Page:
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The Health Risks
April 2, 2020

In our most recent blog post, we talked about the more practical impact the threat of the Coronavirus will have on our students’ lives. In this post, we want to zoom in on the particular risks our students faces with regards to how susceptible they are to this disease, in ways that might differ from most of us.

All of us are vulnerable to the spread of the Coronavirus. BUT – while many of us who are “nonessential” workers have the option and ability to hunker down in our homes, with internet and food delivery available at our fingertips, our students and their families are facing situations that leave them more susceptible to risks of the virus’ spread. 

Here are some of the challenges in containing and preventing the virus’ spread:

More Crowded Living Situations = More Risks

For many families living in poverty, it can be nearly impossible to quarantine any individual member who might get sick. Many families share a bedroom together, and for larger families crammed together in one household, keeping a safe distance from a member who is sick can be impractical. So it can get really difficult to prevent the spread within the family, once it hits a member of the family–even more so if it proves true that the disease can spread before one even shows symptoms (which is still unclear and subject to debate).

And it’s not just families who are crowded together. A number of our students are living in a dormitory-style situation, which is also more crowded.

Intergenerational Spread

Many of our students live in an intergenerational household–that is, multiple generations living under one roof. Reports of the disastrous spread in China and Italy suggest the virus has spread so quickly there because of multiple generations living together, with younger family members carrying it back home. Because the disease is so much more dangerous for elders, this living situation can be deadly. For our students, where grandparents are living with grandchildren, oftentimes serving as surrogate parents to those who are orphaned or in families where parents have migrated to another city for work, the spread threatens to become even more deadly and more destabilizing. 

Undocumented Migrants

We want to be careful not to further stigmatize an already stigmatized population, but there are risks that people who, for legal reasons, are pushed into hiding, will face incentives to avoid testing if they get sick, and who cannot afford to get medical help if they need it. We can’t know for sure if this is happening, but it stands to reason that this fosters an environment where those who get sick but fear deportation, might try to hide their illness, meaning the virus can spread untracked and undetected. Especially with such a long lag time between the day of infection and when one starts to get sick, it can be nearly impossible to track the spread.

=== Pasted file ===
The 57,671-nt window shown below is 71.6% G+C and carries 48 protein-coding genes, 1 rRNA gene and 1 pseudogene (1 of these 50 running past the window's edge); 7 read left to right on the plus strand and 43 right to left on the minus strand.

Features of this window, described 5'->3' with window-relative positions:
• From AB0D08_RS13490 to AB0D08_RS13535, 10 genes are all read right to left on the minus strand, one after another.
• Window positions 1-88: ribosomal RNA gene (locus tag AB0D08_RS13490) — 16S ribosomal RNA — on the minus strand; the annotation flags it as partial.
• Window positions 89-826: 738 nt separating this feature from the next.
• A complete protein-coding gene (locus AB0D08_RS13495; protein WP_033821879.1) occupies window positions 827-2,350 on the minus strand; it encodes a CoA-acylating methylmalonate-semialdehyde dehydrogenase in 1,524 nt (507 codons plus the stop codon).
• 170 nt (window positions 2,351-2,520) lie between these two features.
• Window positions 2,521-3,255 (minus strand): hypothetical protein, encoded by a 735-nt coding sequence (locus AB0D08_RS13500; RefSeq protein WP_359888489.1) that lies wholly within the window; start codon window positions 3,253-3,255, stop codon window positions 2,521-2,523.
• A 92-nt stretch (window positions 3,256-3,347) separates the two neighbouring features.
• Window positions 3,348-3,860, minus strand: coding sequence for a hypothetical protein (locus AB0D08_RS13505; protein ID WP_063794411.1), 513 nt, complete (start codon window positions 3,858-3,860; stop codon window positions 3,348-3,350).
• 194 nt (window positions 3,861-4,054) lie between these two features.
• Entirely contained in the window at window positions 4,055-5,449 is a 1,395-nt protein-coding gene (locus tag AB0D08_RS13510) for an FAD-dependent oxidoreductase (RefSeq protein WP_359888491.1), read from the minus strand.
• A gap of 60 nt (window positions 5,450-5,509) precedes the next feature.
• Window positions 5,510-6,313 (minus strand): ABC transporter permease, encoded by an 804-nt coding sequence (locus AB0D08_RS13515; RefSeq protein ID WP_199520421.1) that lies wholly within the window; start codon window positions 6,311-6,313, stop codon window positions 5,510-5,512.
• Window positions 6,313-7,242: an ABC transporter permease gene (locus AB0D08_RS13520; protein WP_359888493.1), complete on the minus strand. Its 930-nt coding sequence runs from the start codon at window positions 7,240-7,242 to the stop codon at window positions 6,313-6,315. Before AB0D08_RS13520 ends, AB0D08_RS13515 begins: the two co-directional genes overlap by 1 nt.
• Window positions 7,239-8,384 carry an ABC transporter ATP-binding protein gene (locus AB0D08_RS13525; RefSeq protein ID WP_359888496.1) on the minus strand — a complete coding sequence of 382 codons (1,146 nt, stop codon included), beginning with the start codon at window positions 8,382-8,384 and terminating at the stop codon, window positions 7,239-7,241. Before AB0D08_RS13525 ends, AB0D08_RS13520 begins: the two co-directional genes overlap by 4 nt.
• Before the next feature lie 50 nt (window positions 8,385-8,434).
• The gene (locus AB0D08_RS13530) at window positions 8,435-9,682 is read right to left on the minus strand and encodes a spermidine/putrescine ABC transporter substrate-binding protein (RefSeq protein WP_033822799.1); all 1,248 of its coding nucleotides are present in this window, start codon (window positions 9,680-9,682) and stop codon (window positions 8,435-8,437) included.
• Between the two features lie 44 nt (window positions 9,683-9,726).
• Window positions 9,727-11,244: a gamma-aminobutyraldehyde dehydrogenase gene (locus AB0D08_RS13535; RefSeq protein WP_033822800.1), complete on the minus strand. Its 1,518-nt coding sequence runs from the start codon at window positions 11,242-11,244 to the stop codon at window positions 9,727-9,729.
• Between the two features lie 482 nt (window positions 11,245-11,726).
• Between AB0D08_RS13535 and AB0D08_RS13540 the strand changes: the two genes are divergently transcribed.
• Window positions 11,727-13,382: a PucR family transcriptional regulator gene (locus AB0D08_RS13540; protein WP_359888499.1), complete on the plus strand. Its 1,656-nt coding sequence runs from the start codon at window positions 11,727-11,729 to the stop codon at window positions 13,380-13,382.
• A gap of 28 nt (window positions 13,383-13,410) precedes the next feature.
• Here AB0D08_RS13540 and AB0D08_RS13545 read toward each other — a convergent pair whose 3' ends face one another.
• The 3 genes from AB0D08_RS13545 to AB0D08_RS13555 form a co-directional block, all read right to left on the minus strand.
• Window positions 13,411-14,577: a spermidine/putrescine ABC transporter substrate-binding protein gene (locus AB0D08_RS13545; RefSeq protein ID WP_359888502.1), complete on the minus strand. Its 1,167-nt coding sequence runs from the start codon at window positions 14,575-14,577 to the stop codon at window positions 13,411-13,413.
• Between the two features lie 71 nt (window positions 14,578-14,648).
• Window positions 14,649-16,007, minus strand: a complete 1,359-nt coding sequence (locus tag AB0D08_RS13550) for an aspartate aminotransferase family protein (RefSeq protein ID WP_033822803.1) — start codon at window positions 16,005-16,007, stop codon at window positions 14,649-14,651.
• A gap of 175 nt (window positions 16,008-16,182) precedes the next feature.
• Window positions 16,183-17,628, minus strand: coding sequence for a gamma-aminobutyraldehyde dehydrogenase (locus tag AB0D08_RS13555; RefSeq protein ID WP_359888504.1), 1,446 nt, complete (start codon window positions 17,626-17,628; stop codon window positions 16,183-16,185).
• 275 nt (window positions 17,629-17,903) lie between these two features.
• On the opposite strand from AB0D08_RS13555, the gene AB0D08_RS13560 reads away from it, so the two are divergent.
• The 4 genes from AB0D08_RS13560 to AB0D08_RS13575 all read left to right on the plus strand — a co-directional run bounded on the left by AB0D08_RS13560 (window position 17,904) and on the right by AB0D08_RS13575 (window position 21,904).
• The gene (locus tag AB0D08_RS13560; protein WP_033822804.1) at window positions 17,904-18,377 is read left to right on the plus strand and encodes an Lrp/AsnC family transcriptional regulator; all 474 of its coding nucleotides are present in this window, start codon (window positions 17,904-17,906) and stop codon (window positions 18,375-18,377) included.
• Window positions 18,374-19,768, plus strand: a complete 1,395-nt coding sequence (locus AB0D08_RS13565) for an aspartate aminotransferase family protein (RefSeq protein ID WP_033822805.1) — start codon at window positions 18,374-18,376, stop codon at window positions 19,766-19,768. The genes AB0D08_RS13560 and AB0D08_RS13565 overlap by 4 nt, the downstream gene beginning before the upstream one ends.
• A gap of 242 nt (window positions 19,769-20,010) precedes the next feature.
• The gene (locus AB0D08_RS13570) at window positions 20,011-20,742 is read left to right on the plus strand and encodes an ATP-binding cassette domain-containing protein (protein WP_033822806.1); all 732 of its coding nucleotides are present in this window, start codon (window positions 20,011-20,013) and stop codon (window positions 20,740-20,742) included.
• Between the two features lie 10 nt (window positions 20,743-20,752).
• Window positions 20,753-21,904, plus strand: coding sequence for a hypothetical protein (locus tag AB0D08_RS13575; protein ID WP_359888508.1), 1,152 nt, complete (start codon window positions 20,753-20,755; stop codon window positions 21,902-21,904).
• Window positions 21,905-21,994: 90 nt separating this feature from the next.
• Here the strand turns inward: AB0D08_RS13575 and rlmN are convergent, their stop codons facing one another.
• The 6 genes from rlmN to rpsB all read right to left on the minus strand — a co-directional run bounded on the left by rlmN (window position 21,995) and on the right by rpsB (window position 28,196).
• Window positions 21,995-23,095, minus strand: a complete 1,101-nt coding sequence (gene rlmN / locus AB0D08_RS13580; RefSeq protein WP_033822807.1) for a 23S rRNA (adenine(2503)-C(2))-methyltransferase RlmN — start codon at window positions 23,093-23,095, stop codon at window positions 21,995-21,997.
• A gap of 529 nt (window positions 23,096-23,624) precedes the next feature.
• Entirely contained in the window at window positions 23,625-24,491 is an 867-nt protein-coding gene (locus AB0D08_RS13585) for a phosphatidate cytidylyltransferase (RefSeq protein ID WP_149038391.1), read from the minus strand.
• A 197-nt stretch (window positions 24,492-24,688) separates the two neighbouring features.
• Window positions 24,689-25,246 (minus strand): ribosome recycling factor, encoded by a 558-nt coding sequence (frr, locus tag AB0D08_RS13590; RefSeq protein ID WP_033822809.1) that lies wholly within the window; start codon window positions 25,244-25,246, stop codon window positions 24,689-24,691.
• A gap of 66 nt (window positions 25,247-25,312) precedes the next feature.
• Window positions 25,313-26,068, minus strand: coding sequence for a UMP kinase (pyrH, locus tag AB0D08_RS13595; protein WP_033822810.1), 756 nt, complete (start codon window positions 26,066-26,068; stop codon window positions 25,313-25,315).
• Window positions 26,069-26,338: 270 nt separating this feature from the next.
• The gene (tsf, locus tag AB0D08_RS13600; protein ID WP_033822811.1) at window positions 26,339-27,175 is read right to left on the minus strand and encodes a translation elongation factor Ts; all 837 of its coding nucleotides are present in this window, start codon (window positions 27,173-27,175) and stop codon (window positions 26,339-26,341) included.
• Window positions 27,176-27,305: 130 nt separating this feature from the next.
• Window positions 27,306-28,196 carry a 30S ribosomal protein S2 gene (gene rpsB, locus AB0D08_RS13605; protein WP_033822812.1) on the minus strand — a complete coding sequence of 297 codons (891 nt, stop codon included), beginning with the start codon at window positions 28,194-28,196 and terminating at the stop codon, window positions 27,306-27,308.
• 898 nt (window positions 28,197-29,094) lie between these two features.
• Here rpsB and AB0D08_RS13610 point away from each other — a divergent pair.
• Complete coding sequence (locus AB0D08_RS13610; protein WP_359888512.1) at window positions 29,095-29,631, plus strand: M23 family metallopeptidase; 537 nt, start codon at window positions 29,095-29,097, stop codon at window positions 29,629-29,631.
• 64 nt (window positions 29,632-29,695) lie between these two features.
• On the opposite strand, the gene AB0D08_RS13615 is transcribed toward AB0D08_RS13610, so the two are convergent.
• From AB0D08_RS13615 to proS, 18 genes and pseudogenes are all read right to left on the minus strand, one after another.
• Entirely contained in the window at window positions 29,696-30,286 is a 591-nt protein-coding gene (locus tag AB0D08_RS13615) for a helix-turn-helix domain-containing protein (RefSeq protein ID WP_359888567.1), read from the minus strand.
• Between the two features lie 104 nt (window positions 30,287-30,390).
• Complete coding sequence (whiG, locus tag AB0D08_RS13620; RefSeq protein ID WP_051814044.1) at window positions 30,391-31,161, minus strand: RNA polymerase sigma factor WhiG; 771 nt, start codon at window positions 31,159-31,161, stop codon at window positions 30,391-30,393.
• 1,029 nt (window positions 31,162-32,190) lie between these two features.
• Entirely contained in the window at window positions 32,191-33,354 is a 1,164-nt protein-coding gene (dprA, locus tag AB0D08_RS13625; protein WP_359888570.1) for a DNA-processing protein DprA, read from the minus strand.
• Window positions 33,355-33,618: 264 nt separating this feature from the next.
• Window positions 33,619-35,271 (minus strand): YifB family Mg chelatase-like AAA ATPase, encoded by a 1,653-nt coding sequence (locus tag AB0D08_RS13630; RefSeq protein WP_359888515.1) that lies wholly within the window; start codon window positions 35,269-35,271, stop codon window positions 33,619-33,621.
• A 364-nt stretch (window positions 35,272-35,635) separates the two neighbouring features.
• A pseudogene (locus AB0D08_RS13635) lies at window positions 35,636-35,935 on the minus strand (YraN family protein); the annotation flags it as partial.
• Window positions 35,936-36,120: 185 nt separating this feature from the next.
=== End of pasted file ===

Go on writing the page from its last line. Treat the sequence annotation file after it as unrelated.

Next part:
How We’re Responding

We are working on getting internet packages to any students who need them, so that they can stay connected to us and to their schools while still staying home. With the help of the internet, we’re able to share and disseminate infographics and videos about the virus and safe hygiene practices not only in Thai, but also in Burmese and ethnic minority languages. With thanks to the generosity of OOCA, we also provide students with access to specialists, such as psychologists, for counseling during this time. While we can’t change their living situation or legal situations, we can hopefully strengthen prevention efforts through information and awareness, and help protect our kids and their families through knowledge about social distancing, keeping hands clean, not touching faces, wearing masks, and emphasizing our collective responsibility to protect those most vulnerable.

We’ve also been working to help migrant workers who’ve lost their jobs or daily wages and who want to return home to their families. Our team worked together with other organizations and volunteers over the last weekend to help achieve special approval for these workers to cross the border and be quarantined for 14 days on the Myanmar side before heading back to their hometown.

How you can help

A generous donor has pledged $10K in matching funds towards a COVID-19 Crisis Intervention Fund. This fund will provide the resources needed for food, sanitizers, internet packages and more during this time.

Your support in this time to our students, who were so vulnerable even before this crisis hit, is more critical than ever. If you can, please consider joining the team of donors responding to this situation and donate to our COVID-19 Crisis Intervention Fund.

Thank you for your generosity. Please stay healthy and safe.


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